Tony Blair was under growing pressure last night from inside the Labour Party to ban smacking as MPs and peers claimed the current rules allowed parents to abuse their children.
A vote in the House of Lords expected this week will see a cross-party alliance of more than 100 peers call for a ban, other than in exceptional cases such as when a child is in danger or might hurt another child.
The Government has so far resisted changing the law, fearing it would lead to thousands of cases in which parents would be prosecuted for minor offences.
Labour strategists have maintained that the party would be seen as interfering in the relationship between parent and child and running a "nanny state".
Labour has also refused to grant a free vote in Parliament on the issue.
But last night there were indications that ministers might compromise rather than suffer an embarrassing defeat on the issue.
Government insiders indicated that they might be prepared to see a virtual ban imposed so long as this protected parents from prosecution in cases where they merely clipped a child or gave some other form of gentle physical reprimand.
Under a definition of "reasonable chastisement", which dates back to the mid-nineteenth century, parents can currently use a degree of force to discipline their children.
This often affords them protection in cases involving abuse.
Now more than 200 peers and MPs, including many from the Labour side, have signed up to a campaign to amend the current Children's Bill passing through Parliament.
The Bill puts into effect recommendations from the inquiry into the death of Victoria Climbie, who died after repeated abuse.
David Hinchliffe, the Labour MP who chairs the House of Commons select committee on health and used to work in child protection before becoming an MP, said he was planning to table his own amendment when the Bill returned to the House of Commons.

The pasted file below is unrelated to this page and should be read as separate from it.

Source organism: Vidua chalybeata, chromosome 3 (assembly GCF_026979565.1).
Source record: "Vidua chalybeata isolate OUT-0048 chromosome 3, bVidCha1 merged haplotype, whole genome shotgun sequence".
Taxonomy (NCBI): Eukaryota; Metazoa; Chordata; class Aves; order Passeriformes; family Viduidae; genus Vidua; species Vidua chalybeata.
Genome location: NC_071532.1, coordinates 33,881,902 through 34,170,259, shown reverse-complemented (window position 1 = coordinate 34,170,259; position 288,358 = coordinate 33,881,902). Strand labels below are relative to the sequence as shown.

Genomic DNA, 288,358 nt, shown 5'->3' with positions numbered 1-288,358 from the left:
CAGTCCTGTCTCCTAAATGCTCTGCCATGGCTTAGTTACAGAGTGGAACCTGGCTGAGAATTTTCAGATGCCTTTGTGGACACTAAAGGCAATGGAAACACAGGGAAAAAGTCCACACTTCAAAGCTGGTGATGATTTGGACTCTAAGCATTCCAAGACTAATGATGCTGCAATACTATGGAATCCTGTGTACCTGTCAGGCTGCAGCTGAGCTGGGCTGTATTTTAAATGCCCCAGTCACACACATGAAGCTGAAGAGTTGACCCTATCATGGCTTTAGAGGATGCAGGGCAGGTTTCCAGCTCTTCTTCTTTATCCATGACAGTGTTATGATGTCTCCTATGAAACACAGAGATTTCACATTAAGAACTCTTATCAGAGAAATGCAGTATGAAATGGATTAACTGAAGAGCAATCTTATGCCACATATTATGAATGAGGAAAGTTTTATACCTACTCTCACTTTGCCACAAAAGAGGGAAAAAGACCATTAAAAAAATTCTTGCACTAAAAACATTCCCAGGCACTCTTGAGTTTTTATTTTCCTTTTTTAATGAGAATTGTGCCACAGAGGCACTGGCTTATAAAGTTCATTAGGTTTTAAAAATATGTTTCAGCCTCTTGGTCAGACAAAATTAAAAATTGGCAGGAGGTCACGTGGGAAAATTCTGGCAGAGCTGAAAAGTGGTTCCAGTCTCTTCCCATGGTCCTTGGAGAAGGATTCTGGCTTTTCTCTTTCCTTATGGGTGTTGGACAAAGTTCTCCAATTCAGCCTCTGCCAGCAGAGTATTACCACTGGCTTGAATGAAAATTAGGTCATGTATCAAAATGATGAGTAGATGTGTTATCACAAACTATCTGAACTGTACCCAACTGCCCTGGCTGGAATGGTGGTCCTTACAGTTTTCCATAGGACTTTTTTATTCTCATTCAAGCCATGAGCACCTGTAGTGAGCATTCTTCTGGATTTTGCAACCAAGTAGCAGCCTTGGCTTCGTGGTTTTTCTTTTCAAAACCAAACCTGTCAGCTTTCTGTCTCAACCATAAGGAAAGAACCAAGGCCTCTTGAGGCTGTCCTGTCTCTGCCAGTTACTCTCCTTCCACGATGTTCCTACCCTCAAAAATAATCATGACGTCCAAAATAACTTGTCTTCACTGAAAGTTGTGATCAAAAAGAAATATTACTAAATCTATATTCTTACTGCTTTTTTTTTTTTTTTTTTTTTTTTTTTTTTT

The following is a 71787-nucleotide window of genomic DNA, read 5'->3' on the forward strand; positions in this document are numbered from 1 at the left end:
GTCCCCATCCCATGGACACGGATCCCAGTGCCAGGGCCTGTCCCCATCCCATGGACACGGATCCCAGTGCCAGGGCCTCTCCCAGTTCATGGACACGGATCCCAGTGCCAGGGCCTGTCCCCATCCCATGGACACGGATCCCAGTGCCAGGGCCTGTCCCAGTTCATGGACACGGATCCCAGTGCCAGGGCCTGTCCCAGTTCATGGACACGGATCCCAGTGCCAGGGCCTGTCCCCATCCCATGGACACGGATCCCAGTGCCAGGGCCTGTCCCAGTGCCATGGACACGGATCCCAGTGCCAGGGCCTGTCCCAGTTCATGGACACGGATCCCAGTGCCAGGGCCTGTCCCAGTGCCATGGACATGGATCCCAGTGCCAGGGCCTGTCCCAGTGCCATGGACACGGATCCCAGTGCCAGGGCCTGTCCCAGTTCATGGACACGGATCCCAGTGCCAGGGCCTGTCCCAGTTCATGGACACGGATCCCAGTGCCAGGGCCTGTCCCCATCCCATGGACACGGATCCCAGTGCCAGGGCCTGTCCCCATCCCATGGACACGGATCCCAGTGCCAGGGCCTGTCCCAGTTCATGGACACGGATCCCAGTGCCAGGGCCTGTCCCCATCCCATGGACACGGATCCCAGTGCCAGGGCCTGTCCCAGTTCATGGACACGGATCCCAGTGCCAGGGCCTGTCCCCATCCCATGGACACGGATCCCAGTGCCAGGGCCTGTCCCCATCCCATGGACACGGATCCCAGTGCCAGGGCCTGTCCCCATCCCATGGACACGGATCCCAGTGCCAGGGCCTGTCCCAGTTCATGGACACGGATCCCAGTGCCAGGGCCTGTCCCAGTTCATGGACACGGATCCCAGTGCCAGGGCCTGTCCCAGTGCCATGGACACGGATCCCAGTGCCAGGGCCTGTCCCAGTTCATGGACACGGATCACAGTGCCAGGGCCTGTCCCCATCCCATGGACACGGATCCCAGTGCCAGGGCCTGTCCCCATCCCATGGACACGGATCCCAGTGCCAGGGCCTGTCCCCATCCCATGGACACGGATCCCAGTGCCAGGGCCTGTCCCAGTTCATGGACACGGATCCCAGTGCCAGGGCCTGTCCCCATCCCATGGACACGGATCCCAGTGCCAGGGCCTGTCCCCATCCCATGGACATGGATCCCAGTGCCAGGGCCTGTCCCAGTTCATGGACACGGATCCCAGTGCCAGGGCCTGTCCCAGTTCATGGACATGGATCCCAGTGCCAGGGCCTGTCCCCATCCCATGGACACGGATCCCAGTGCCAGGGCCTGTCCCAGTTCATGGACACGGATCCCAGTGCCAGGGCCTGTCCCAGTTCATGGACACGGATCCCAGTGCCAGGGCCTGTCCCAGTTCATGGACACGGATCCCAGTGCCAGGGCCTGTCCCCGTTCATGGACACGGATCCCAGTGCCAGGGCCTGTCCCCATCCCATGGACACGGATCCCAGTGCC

Mr Hinchliffe said: "The reason I feel so strongly about this is that I have seen terrible cases of what has happened to children as a result of abuse but the social services have lost the case because of this law.
"It is out of date and needs changing.
"The child protection agencies are working with one arm tied behind their back at the moment."
The Tories said, however, that the Government should stand firm against a ban on smacking.
Theresa May, the shadow secretary of state for the family, said it was not up to ministers to spend all their time "trying to tell people how to run their lives".
"We all know there is a limit beyond which parents should not go and at the point where what is reasonable control actually becomes abuse, that obviously is wrong and Government and society has a right to step in at that point," she said.
Conservative peers are expected to be offered a free vote in the Lords.
Sir William Utting, from the "Children are Unbeatable!" campaign, said the current law was archaic and condoned physical abuse against children that would be criminal if it were carried out on adults.
Sir William added: "Hitting children is as unacceptable as hitting anyone else and the law should clearly say so."
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